New York lawyers confronted with uncertainty in a particular case can take comfort from the fact that, if they choose IOLA in good faith, they are protected by statute from a client’s claim that they should have used, e.g., a sub-account. On the other hand, a New York lawyer who chooses a sub-account that loses his client even a little money is absolutely exposed unless the client has agreed, in advance, to hold the lawyer harmless.

What about that original decision to use a sub-account system? Is it completely free of ethical taint? I’ll bet the bank salesman stresses the benefits to you of handling your clients’ money in this way, but doesn’t (and probably couldn’t) explain why it is better for your client. When you choose sub-accounting, are you being a good fiduciary, or just a shrewd businessman acting in self-interest?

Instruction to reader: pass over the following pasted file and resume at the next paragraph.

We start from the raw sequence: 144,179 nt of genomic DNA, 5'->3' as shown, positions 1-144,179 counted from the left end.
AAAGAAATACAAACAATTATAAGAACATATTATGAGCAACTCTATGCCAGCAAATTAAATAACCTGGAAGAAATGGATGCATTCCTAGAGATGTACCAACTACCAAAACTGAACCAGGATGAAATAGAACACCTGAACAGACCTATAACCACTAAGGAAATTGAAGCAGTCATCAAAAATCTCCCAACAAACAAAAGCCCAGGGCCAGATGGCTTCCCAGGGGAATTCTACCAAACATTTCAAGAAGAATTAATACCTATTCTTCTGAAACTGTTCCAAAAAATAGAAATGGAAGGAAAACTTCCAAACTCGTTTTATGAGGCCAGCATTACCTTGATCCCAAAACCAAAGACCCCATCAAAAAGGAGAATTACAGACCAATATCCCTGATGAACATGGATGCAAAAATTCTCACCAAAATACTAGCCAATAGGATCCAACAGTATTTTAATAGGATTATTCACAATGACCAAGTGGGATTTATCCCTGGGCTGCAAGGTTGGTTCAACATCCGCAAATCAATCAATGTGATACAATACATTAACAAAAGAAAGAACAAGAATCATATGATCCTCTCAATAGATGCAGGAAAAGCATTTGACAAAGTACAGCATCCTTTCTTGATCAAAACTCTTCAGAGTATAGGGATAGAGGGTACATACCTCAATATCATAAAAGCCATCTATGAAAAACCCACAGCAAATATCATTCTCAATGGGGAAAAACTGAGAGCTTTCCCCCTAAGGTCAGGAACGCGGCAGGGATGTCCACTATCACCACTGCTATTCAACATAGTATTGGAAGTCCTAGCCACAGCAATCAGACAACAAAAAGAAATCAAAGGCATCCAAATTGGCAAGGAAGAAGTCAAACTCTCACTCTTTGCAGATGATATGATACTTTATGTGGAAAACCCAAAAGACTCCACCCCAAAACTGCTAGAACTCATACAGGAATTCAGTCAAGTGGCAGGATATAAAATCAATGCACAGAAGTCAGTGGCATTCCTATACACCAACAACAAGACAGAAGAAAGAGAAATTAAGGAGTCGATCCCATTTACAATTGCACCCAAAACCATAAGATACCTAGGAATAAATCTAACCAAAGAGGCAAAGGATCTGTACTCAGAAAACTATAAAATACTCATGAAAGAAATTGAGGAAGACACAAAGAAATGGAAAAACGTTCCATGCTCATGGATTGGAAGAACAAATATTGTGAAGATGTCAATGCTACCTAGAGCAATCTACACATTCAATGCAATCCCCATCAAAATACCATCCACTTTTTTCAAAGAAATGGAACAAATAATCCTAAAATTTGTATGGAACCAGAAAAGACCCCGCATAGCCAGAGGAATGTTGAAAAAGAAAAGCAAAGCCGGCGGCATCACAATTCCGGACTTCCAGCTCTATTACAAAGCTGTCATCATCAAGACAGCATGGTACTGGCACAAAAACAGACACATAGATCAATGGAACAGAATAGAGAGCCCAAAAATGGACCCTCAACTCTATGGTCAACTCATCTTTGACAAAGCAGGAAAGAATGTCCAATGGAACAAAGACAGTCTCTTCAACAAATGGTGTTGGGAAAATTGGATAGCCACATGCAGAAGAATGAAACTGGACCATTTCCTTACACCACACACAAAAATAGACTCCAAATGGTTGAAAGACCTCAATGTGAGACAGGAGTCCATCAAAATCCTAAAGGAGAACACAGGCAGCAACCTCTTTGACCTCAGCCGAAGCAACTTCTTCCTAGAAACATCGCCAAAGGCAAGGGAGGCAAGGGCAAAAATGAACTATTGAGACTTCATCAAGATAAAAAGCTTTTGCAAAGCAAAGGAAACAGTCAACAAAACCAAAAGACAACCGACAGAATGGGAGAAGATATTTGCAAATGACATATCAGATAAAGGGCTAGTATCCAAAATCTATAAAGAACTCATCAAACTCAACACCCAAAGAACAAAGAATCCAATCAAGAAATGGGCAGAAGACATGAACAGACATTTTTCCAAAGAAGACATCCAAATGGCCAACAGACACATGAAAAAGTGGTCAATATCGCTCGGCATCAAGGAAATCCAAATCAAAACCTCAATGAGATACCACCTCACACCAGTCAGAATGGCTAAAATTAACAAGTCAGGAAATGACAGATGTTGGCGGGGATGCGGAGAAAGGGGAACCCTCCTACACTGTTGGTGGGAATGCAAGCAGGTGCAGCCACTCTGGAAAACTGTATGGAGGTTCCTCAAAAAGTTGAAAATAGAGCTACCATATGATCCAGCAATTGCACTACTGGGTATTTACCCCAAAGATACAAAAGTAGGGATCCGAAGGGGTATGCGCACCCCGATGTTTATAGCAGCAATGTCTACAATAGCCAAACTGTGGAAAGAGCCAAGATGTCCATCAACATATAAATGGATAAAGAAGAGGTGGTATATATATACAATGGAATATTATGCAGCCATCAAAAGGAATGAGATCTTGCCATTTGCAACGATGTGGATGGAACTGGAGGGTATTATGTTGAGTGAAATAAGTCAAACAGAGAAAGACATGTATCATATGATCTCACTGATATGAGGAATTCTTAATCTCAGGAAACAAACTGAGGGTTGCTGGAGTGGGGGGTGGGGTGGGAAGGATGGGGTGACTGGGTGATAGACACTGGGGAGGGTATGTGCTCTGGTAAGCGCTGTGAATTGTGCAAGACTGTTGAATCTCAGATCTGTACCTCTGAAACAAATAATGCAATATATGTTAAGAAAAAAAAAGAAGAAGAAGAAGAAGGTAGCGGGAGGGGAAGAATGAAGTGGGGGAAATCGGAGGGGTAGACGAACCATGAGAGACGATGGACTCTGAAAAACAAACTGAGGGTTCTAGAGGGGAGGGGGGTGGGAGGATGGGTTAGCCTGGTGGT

There are other issues. For example, many sub-account products risk inadvertent ethical violation. A common bank restriction is that the lawyer may not write checks directly from the interest-bearing sub account, but must first transfer the funds to a “master” account. Unless the master account is an IOLA account, disciplinary authorities may take the position that, when the funds of two or more clients pass through the master account, the lawyer has engaged in prohibited co-mingling. (The co-mingling potential is even worse if the firm’s account is also a sub-account or is the master account.) For another example, assume that one of the linked accounts is your firm account, on which the bank waives transaction fees as long as the aggregate balance in all the accounts, including the ones containing your clients’ money, meets a certain minimum (another common provision). Are you sure you are not benefiting from your role as a fiduciary? Assume the balance is very close when your client asks to move up a title closing, which will cause the aggregate balance to go below the minimum and incur significant transaction costs for you. Will you have an incentive to delay that closing just a little? More to the ethical point, will you appear to have such an incentive?